Make sure to practice using your beacon, and know how to activate your airbag quickly. These two small items can save your life if you get caught in an avalanche. Try to pack all your equipment in waterproof bags or containers, and stay on top of weather updates and warnings.

When and Where Can an Avalanche Occur?

It only takes three ingredients to cause an avalanche:

  1. A slope steeper than 30 degrees
  2. Unstable snow
  3. A trigger, which can often be a snowmobile, skier, animal, or simply a strong gust of wind

Many winter sport hobbyists love to hit the slopes on the first day after a big snowstorm. The powder is fresh and deep, and the untouched fields make for gorgeous sledding scenery. However, these are prime avalanche conditions. If the temperatures are well below freezing, the wind is strong, and the old snow under the fresh layer is smooth and weakly-bonded, you can bet that an avalanche is likely on the steep slopes.

What Can You Do to Avoid an Avalanche?

There are a few ways to avoid avalanches when you ride safely.

  • Ride single-file to avoid adding too much weight on the snow at once. The most common type of avalanche is caused when entire slabs of snowpack break away and slide off at once. These are usually triggered by a bit of excess weight.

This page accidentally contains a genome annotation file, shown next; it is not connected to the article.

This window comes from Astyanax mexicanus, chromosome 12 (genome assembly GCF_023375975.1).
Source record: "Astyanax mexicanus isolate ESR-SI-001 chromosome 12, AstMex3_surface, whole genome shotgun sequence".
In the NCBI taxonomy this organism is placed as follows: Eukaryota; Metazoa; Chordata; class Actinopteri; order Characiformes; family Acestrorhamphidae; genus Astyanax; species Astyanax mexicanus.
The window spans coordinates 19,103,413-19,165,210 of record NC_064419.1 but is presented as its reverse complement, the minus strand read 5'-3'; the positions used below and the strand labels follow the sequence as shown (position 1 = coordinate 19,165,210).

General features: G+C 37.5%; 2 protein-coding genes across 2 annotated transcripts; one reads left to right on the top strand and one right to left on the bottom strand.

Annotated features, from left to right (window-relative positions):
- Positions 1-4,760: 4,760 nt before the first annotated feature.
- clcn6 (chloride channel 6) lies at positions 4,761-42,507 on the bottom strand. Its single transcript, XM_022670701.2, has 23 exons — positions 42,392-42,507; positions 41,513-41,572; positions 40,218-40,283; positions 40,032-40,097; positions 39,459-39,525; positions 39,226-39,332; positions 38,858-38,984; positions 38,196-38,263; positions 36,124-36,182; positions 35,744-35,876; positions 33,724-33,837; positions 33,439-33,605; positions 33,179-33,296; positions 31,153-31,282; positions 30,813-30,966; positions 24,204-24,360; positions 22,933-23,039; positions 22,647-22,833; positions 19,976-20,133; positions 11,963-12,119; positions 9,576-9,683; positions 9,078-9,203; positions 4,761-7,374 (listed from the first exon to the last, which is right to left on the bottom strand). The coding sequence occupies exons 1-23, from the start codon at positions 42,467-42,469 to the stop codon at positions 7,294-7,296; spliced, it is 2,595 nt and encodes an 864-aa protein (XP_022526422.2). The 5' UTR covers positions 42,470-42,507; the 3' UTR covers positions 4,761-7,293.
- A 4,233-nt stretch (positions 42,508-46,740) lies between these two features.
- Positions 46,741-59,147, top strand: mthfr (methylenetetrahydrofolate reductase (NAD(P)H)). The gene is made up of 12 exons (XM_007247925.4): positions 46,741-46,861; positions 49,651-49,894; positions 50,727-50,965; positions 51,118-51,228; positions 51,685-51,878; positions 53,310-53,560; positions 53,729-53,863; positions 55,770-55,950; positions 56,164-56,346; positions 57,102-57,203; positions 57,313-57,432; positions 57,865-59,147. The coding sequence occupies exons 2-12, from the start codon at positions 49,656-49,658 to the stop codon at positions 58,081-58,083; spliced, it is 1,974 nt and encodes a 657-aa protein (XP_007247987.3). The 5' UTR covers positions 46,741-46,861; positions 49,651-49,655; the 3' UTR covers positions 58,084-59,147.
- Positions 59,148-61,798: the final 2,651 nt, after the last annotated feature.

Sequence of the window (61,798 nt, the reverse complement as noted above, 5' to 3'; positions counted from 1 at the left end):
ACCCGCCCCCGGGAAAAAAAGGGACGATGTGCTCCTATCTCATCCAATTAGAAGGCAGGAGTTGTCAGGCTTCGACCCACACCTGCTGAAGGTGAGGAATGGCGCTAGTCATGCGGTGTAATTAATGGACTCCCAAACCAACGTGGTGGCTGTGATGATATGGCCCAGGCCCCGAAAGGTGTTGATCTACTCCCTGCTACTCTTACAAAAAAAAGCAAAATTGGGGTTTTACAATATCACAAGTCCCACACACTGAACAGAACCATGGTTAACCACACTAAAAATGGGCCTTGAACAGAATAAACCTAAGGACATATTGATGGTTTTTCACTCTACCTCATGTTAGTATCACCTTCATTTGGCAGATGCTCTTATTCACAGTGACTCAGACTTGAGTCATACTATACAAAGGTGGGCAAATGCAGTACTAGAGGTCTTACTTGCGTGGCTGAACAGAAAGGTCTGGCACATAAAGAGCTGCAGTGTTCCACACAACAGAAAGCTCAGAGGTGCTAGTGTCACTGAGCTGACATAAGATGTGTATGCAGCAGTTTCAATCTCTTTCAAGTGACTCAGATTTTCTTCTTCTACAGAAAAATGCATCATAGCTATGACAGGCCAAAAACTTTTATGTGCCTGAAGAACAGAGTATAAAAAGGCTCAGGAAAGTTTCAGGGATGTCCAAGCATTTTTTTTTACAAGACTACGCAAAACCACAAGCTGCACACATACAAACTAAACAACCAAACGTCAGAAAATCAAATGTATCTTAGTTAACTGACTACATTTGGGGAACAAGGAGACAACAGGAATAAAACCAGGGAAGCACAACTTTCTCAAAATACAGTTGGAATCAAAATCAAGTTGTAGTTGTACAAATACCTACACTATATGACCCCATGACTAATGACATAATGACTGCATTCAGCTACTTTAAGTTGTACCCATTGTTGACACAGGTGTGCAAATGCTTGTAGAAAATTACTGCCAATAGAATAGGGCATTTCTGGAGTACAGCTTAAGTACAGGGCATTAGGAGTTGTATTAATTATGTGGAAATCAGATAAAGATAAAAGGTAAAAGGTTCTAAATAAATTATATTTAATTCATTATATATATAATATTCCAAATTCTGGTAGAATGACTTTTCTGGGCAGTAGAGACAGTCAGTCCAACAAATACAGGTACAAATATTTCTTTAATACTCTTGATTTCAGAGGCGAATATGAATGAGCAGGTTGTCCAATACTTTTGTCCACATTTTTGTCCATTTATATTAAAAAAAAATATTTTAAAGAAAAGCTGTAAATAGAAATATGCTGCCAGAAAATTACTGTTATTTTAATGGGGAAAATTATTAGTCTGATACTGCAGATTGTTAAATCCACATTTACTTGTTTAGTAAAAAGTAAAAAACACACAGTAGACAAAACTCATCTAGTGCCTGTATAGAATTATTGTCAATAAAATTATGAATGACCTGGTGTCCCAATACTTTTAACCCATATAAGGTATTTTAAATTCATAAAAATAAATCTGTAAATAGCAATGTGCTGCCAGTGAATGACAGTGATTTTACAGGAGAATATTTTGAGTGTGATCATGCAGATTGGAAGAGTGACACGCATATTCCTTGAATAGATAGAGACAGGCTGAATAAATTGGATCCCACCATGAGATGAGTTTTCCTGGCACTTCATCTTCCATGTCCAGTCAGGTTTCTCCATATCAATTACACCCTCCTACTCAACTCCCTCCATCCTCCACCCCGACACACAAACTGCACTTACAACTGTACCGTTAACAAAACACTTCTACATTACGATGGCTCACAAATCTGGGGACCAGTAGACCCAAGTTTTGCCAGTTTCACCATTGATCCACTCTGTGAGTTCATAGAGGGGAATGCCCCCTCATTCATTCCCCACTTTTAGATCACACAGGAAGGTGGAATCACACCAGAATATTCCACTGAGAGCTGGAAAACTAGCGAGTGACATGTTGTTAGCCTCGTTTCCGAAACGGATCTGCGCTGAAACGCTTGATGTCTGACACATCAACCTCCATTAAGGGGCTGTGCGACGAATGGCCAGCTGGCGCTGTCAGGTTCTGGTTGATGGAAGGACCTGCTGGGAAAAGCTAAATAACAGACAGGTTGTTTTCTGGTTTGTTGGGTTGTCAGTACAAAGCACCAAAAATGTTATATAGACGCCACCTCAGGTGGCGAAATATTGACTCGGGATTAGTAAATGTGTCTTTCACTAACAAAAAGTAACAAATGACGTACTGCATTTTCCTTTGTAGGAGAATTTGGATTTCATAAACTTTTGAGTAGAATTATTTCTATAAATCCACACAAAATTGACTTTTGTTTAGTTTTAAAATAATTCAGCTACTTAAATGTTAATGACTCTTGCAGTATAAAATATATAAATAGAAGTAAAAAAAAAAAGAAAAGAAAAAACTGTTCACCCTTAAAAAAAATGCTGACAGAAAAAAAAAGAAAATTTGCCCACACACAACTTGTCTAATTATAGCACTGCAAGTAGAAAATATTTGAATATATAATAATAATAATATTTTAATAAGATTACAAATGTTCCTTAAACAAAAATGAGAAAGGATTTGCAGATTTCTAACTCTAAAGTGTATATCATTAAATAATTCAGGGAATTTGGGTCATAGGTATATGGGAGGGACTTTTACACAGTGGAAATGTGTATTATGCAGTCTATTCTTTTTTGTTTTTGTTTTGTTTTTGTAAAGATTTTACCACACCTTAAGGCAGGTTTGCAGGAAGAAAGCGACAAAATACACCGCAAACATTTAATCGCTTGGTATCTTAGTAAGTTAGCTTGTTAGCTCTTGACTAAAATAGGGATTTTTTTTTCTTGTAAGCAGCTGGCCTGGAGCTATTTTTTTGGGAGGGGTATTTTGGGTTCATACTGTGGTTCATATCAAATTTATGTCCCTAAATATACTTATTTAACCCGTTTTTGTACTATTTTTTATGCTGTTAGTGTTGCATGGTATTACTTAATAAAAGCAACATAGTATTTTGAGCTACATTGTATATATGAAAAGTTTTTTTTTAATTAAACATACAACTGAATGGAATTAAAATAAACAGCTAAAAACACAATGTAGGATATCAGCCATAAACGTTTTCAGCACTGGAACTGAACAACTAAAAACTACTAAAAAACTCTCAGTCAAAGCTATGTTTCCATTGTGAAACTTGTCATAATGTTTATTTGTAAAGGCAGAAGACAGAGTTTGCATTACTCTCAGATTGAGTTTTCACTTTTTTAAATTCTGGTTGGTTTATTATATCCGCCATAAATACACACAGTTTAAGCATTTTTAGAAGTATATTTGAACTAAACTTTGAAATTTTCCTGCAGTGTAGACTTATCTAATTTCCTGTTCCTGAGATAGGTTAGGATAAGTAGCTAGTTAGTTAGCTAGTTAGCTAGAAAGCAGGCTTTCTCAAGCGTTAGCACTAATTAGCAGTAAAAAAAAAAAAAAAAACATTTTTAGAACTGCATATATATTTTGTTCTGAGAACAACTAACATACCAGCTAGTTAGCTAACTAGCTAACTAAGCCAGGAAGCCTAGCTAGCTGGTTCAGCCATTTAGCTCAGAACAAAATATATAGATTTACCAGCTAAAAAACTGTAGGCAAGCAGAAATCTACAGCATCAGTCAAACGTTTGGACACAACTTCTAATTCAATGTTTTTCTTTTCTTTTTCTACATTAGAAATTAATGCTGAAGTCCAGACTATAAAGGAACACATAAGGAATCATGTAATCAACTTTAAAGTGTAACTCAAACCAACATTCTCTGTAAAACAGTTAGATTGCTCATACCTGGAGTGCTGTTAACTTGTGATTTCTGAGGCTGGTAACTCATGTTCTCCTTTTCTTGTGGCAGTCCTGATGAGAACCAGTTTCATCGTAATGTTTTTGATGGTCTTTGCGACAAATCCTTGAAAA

• Use switchbacks on steep slopes, and avoid areas that seem unstable. If you notice ledges in the snow and suspect that a natural avalanche has already occurred, leave the area immediately.
  • Check wind conditions frequently. As the wind blows dry snow over the edges of ridges and outcroppings, an accumulation builds at the top. This can trigger a downfall at any moment.

Avalanche-safe sledding conditions include low winds, temperatures barely below freezing, and well-bonded, rough-textured snowpack under the new snow. An avalanche safety course and a daily check for avalanche warnings can provide important insights to help you avoid danger.

Even when you know the ropes, it’s important to keep your senses sharp on the slopes. About 75 percent of avalanche victims are experienced backcountry adventurers.

  1. The ten-time Big Mountain Rider of the Year winner, Jeremy Jones, says he is always on the lookout for five red safety flags:
  2. New snow
  3. Shooting cracks in the top layer
  4. Rapid heating
  5. High winds
  6. Signs of recent, natural avalanche activity